20120329

It is most unusual, Mister Tricorder!

Day by day our technology becomes more like that from science fiction books and series. The most recent awesome gadget comes from Dr. Peter Jansen, a PhD graduate of the Cognitive Science Laboratory at McMaster University in Hamilton, Ontario, Canada. This great guy, whom numerous Star Trek fans will soon learn to respect greatly, has invented the legendary tricorder - 'a multifunction handheld device used for sensor scanning, data analysis, and recording data.' On his website you can even find all the information on building and programing your own Tricorder. Yup, that's right - the whole thing is open-sourced! There is also a community forum where Peter is making a thread to help people find and order actual parts necessary. Some of the sensors included in this neat little piece of every nerds dream are things like atmospheric temperature and humidity sensor, magnetic field sensor, pressure sensor, GPS receiver and a portable shower. Well, this last part is not included, actually. Not yet, anyhow. So check out Peter's site, join the forum, and start building your own Tricorder. I know I will, as soon as possible.


Now, beside the fact that this guy made a friggin tricorder, what strikes me the most is his honest and sincere interest and love for the science end exploration. When you read his blog or listen to the video above, you can see how eager and hopeful he is about the change the Tricorder might bring to people, especially young people. He believes, and I certainly concur, that with a piece of hardware like this, every walk from school to home or wherever becomes a journey of knowledge. You can learn about the aspects of your surroundings on a level you normally can't. You can see physical processes and forces on a screen of a device that you can carry around in your pocket. Imagine the impact this can have on a young, knowledge-seeking mind! I used to run around my garden with a magnifying glass and a compass and I was insanely amazed by the things that I discovered. What an adventure would it be to run around the garden with this thing! Hopefully, next generations will be able to experience that thrill, and we have to thank people like Dr. Jansen for that. I know I will follow this guy's explorations with much hope and awe, and so should you.

20120328

Luna, oh Luna

Have you ever noticed that huge white ball up on the sky, the one other than the Sun? You know, the one that helps you walk back home after a party (or a really long session of Dungeons & Dragons)? Yeah, I'm talking about the Moon. Although I personally prefer its poetic name, Luna. When you see it, you probably don't think much about it. We've all seen it numerous times, everybody knows what it is and, to be honest, it's not even that cool to watch anymore, at least without the telescope. We even visited it, albeit not in the last thirty years or so.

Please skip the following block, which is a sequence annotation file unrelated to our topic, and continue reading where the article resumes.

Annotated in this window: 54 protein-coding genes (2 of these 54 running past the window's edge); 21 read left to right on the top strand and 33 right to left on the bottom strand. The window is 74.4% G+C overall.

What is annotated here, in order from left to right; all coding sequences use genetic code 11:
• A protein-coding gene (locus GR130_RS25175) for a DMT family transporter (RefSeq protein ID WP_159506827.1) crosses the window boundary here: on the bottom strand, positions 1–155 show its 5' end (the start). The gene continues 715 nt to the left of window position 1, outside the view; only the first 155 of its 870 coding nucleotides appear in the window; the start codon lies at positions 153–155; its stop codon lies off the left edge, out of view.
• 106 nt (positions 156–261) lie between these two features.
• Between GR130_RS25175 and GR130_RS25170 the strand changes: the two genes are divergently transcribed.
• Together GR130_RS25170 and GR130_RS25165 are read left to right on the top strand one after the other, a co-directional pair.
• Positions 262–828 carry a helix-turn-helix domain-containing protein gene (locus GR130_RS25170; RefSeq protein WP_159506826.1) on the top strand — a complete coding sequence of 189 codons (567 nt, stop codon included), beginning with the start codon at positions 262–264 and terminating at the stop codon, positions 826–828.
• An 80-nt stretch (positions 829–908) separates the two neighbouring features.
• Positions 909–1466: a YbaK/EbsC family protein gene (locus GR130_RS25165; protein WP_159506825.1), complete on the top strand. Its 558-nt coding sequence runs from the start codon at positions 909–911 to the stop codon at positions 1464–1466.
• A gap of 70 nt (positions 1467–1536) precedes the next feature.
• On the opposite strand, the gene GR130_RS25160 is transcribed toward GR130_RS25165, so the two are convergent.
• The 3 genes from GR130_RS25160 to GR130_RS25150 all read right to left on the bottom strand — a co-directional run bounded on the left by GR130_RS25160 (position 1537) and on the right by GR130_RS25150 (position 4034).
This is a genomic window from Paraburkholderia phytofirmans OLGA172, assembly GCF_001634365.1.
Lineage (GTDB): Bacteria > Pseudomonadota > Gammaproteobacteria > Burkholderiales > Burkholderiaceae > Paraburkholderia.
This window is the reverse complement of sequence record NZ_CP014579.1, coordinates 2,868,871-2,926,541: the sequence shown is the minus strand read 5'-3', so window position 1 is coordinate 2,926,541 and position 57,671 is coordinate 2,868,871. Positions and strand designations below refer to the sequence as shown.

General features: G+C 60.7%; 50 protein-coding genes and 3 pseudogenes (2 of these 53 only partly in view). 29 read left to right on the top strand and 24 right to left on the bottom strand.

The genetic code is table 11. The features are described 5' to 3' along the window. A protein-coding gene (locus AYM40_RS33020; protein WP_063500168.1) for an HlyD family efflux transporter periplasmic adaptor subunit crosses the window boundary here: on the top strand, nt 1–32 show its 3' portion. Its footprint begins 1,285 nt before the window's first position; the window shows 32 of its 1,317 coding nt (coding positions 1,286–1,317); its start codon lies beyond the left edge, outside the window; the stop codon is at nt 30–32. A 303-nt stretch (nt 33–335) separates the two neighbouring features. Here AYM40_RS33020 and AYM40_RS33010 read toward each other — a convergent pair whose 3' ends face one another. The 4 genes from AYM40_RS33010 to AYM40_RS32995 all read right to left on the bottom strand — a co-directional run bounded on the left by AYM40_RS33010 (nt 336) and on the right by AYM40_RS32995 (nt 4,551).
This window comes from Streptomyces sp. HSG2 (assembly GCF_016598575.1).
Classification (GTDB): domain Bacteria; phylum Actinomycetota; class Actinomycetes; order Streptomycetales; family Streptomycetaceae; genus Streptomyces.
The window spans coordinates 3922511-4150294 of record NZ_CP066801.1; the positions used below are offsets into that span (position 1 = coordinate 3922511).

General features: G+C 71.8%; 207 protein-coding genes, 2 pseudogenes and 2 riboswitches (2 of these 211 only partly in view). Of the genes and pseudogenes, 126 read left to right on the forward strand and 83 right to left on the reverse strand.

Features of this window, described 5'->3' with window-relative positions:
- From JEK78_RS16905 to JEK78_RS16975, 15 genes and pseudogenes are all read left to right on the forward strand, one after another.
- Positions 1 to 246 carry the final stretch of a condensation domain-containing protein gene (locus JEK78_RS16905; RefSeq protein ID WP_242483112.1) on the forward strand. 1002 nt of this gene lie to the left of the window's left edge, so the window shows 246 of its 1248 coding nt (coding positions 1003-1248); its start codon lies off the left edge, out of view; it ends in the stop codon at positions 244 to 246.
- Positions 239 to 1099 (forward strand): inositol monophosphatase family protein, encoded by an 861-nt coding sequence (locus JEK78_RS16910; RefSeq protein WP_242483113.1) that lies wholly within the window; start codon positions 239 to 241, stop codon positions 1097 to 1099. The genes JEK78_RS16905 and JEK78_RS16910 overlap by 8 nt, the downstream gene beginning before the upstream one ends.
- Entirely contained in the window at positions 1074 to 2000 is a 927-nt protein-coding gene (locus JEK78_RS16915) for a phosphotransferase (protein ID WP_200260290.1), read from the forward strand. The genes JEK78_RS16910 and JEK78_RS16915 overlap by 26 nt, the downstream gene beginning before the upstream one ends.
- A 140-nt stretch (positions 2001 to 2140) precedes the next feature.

But think about it a bit. It's a fucking tiny, minuscule planet orbiting our own, slightly bigger planet. Four times bigger, to be precise. It serves as a protective shield, all fighting meteorites and probably evil alien robots that we know nothing about. It also governs the tide, which is awesome. It's like Luna is a real Poseidon. Only without that badass triton-thing. It presumably formed out of the debris left after another planet collided with the young Earth. Another. Planet. Slammed. The Earth. Can you imagine that? Another cool fact about Luna is that it's rotation is synchronous with the Earth. How cool is that? What that means is, as you've probably noticed (I hope), she always shows us the same side. Maybe she's ashamed of the other one, I don't know.

Also, humans visited Luna. That might not seem as something big, or even particularly important at first glance, but it actually is. It's one of the most important moments in human history. We actually left footprints in the dust that hasn't been disturbed in something like 4 billion years. And yes, you silly conspiracy-theorist, it actually happened. And hopefully, it will happen again some time soon. It was humanity's first step in serious space travel, and by reaching it, we also reached a frontier that once seemed unreachable. It would be a great shame if it ended there.

So anyway. Next time you lift your gaze up towards Luna, think about not only what it physically is (which in itself is a great deal to think about), but also what it represents.

20120326

Some planets and stuff...

It's interesting how everybody turns to the sky only when there's some 'extraordinary' thing happening up there, like the Moon, Jupiter and Venus occupying roughly the same area. As though the sky itself isn't fascinating enough. However, I'm glad that people notice the starts at least once in a while, despite the fact it's mostly because news-portals told them to do so. *sigh*

Anyways, here are some pictures. I'd write about how I have bad equipment and all that, but I guess it's pretty evident from the pictures, so I won't. 
(click to see larger images)
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